Editor’s note: Mark Tupper, an assistant professor at the University of Guam on the island of Guam in the Western Pacific, wrote the following perspective piece in response to the Roberts et al. article in Science. Tupper serves as coordinator of the Marine Protected Areas Research Group at the University of Guam Marine Laboratory.
By Mark Tupper, University of Guam
Many scientists agree that tropical fisheries in developing island nations, such as St. Lucia, stand to gain the most from no-take marine reserves. Many of these island fisheries are seriously overexploited and have little or no management of their reef fish stocks. In such cases, where no-take marine reserves are established they serve as the primary (in some cases sole) controls of catch and effort. It seems obvious that any management regime will produce increased yields over no management at all, and for developing tropical nations with several hundred or more species of reef fish, no-take marine reserves might be much easier to enforce than a complex set of catch limits, size limits, and gear restrictions. However, the St. Lucia example is specific to coral reef fisheries and does not prove the global utility of no-take marine reserves to fisheries.
The Florida Fish & Wildlife Conservation Commission instituted stringent regulations on the recreational fishery for red and black drum and spotted seatrout in the late 1980s. Red drum was declared a protected species in 1985 and black drum was declared a restricted species in 1989. Currently the bag limit for red drum is one fish per person, with a slot limit of 18-27 inches long. The Merritt Island NWR is producing trophy-size fish to a small area around Cape Canaveral, but what effect have the existing regulations had on mean sizes of red and black drum along the entire Florida Atlantic coast?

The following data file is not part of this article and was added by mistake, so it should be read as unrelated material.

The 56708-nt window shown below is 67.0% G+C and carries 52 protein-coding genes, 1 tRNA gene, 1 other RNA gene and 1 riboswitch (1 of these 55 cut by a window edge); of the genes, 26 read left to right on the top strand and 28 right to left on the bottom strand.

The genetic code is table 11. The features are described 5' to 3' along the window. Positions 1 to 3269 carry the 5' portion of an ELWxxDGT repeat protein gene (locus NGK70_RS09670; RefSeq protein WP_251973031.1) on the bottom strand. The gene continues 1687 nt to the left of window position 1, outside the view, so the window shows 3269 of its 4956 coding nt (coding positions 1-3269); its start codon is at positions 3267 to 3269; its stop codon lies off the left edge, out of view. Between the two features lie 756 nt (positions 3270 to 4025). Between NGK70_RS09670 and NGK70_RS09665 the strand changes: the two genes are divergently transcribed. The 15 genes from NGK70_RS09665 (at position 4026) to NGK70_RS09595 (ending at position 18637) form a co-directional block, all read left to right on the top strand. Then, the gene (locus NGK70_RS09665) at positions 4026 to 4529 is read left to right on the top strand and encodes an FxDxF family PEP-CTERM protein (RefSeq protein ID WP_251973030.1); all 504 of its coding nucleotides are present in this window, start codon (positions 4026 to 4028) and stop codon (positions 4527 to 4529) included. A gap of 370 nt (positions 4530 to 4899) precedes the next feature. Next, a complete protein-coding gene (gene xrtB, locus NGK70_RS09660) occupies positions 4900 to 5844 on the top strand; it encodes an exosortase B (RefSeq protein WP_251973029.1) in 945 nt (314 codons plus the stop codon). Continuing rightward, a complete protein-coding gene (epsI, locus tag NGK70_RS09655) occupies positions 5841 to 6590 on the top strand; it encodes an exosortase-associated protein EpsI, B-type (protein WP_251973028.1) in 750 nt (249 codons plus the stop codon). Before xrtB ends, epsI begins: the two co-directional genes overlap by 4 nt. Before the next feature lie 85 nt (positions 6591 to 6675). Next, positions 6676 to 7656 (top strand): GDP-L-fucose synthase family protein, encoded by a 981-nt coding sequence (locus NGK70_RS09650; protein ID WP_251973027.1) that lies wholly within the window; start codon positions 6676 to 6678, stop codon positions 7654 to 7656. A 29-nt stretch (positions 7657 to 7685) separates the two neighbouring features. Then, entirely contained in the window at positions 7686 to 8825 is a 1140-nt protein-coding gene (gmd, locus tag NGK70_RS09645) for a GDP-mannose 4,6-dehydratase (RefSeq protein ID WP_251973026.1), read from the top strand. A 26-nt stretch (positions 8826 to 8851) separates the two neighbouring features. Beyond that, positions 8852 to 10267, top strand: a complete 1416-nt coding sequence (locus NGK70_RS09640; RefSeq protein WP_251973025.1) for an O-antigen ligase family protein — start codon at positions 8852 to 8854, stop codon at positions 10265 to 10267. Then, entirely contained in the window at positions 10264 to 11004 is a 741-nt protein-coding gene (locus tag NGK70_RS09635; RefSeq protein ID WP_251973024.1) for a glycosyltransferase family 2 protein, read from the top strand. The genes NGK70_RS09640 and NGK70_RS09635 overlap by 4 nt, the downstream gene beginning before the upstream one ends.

Data collected by the Marine Recreational Fisheries Statistics Survey show that there was a noticeable increase in the mean length and weight of red drum and black drum in east Florida over the past 20 years. For black drum, the mean weight was less than 1.0 kg for most of the early 1980s but was 2.0 kg in 2000 and again in 2001. Mean weight of red drum also increased from less than 1.0 kg in the early 1980s to a mean of around 2.0 kg through the late 1990s and 2000, reaching a mean of 2.2 kg in 2001. This shows that, whereas an MPA can provide trophy size fish to a limited area outside its boundaries, traditional fisheries management techniques can result in size increases across the entire fishery.
Although the examples discussed by Roberts et al. demonstrate the potential benefits of marine reserves to fisheries, the fact is that the great majority of them have not succeeded in meeting their management objectives, even in tropical coral reef systems. Indeed it is rather surprising that the fairly abysmal performance of MPAs has been the basis for a global movement towards marine reserves for fisheries management. Current estimates place the number of “paper parks” at over 80-90% in some countries, and rich nations have fared no better than poor ones. Rather than charging ahead to create hundreds of new MPAs, it makes sense to determine (1) whether or not a no-take marine reserve is the best management strategy for a particular fishery, and (2) how we can better implement and manage current MPAs so that they reach their stated objectives.
For more information:
Mark H. Tupper, University of Guam Marine Laboratory, UOG Station, Mangilao, Guam 96923, USA. Tel: +1 671 735 2185; E-mail: email@example.com; Web: www.uog.edu/marinelab/mpa/.